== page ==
Jefferson County Voters Adopt $ 12.5 Million Bail to Modernize High School | Education

Jefferson County voters on Tuesday approved a $ 12.5 million bond to renovate Boulder High School.

The link was adopted with 1,678 votes in favor and 1,077 votes against the project. The high school upgrades are expected to be the school’s first major improvements since 1985.

“I am honored and grateful for the support of the constituents of Jefferson High School District # 1,” said Superintendent Tim Norbeck. “The teamwork of everyone involved as well as the support and direction of the Board of Directors, committee members and patrons were instrumental in transmitting the bond.”

According to Scott Deitle, partner at SMA Architecture, the initial estimate for the project is that it will add 19,000 square feet to the school building. There is also the possibility of an addition of 2,000 square feet to the vocational and technical education space of the school.

The project will also see a major overhaul of many other spaces in the aging school building.

The project schedule is uncertain due to the continued shortage of materials for construction projects.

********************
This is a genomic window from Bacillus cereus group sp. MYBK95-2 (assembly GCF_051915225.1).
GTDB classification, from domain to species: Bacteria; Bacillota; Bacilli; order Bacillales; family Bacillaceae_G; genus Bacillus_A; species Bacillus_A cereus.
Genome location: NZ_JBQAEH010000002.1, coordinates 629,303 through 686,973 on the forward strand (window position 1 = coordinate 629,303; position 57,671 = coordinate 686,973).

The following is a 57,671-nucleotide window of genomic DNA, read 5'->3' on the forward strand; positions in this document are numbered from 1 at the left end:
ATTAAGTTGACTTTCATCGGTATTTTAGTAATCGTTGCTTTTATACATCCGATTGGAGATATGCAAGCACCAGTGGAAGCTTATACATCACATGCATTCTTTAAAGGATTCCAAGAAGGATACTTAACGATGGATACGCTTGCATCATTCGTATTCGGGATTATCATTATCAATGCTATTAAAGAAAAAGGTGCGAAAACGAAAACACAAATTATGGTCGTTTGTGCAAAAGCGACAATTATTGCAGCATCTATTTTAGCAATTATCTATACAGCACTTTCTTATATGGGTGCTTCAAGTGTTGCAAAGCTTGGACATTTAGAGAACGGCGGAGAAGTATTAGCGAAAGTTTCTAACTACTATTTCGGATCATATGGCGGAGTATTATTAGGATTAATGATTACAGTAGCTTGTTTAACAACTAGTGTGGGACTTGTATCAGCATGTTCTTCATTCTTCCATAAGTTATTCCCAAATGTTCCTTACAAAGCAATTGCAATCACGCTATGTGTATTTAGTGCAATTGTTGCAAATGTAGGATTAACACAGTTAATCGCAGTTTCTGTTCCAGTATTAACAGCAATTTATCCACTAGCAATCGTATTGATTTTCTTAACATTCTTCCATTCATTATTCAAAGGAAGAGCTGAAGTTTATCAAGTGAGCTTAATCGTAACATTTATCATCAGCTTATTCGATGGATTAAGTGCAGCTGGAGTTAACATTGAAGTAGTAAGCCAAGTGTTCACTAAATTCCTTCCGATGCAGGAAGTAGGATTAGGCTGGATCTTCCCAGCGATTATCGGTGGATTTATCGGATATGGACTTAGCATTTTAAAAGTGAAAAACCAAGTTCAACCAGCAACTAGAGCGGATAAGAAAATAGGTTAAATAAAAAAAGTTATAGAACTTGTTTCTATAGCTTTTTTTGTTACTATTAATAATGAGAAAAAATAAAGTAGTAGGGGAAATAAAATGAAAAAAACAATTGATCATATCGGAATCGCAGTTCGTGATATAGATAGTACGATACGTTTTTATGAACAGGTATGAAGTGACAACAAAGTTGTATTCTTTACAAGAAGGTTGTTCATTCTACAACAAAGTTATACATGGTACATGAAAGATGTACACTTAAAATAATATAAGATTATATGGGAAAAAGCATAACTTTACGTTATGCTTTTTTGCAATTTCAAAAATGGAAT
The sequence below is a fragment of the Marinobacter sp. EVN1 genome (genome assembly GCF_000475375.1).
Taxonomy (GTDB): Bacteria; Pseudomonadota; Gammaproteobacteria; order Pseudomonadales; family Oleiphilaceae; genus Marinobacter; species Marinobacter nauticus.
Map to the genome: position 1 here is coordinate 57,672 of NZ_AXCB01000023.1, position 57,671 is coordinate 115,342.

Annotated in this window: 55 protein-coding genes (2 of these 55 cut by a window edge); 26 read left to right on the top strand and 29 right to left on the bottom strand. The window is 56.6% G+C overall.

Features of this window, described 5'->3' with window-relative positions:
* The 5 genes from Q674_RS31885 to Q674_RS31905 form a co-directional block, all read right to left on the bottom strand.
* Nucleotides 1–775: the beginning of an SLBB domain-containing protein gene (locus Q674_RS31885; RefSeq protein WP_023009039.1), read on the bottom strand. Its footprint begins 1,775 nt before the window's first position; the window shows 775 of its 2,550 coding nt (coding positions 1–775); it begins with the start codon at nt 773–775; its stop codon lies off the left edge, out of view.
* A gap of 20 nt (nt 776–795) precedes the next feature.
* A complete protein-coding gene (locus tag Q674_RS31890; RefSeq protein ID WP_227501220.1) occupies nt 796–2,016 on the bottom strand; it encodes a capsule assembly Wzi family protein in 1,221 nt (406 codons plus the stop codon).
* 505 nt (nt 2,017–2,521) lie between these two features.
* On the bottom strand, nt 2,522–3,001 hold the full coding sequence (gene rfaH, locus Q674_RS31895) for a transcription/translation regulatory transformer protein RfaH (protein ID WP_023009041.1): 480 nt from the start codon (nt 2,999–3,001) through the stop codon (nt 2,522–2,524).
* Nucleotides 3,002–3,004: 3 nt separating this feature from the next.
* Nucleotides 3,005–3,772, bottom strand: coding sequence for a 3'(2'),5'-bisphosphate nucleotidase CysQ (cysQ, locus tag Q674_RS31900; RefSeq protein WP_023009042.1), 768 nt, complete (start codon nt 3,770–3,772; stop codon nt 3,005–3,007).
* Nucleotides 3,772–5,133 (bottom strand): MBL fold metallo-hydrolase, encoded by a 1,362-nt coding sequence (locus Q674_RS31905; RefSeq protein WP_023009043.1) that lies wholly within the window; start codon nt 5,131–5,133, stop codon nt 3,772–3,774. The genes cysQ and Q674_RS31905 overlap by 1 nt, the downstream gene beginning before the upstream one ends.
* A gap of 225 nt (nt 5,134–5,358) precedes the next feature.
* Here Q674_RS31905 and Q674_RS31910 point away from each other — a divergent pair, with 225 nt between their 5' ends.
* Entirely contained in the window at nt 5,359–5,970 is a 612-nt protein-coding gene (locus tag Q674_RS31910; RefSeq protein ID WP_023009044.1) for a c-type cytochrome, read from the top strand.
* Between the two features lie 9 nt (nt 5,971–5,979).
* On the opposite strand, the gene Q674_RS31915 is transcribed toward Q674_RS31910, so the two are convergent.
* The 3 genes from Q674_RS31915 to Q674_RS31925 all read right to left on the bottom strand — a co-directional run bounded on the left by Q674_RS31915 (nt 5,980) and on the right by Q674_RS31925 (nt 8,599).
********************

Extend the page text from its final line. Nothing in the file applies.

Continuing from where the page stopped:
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“With similar school projects, we estimate about a year of design and licensing, followed by around 16-18 months of construction. We usually try to start work at the start of summer vacation and finish at the start of the summer break. late summer the following year, ”Deitle said. “During these projects, we will need to assess the feasibility of using classrooms or temporary facilities, staging around areas where students are located, and ensuring that all safety, vehicle and accessibility are monitored. So yes, we estimate moving students into the school during construction periods and the completion of certain phases during summer vacation. For this project, yes, we could build the extension, move the classrooms there and renovate the old spaces. East Middle School in Butte is completing a similar staged construction process that has been very successful. “

Since the last upgrades over 30 years ago, the school has seen a significant increase in the number of students in its classrooms. Norbeck said the project was intended not only to increase safety and security, but also to expand the number of opportunities for Jefferson County students.

In addition, the project will bring the school into compliance with the Americans with Disabilities Act.

The bond is expected to be paid over the next 20 years and will cost taxpayers about $ 53.55 per year for a $ 100,000 home, $ 107.10 per year for a $ 200,000 home, and $ 160.65 per year. for a $ 300,000 house.

“I look forward to the improvements to the school and future opportunities for JHS students,” said Norbeck.

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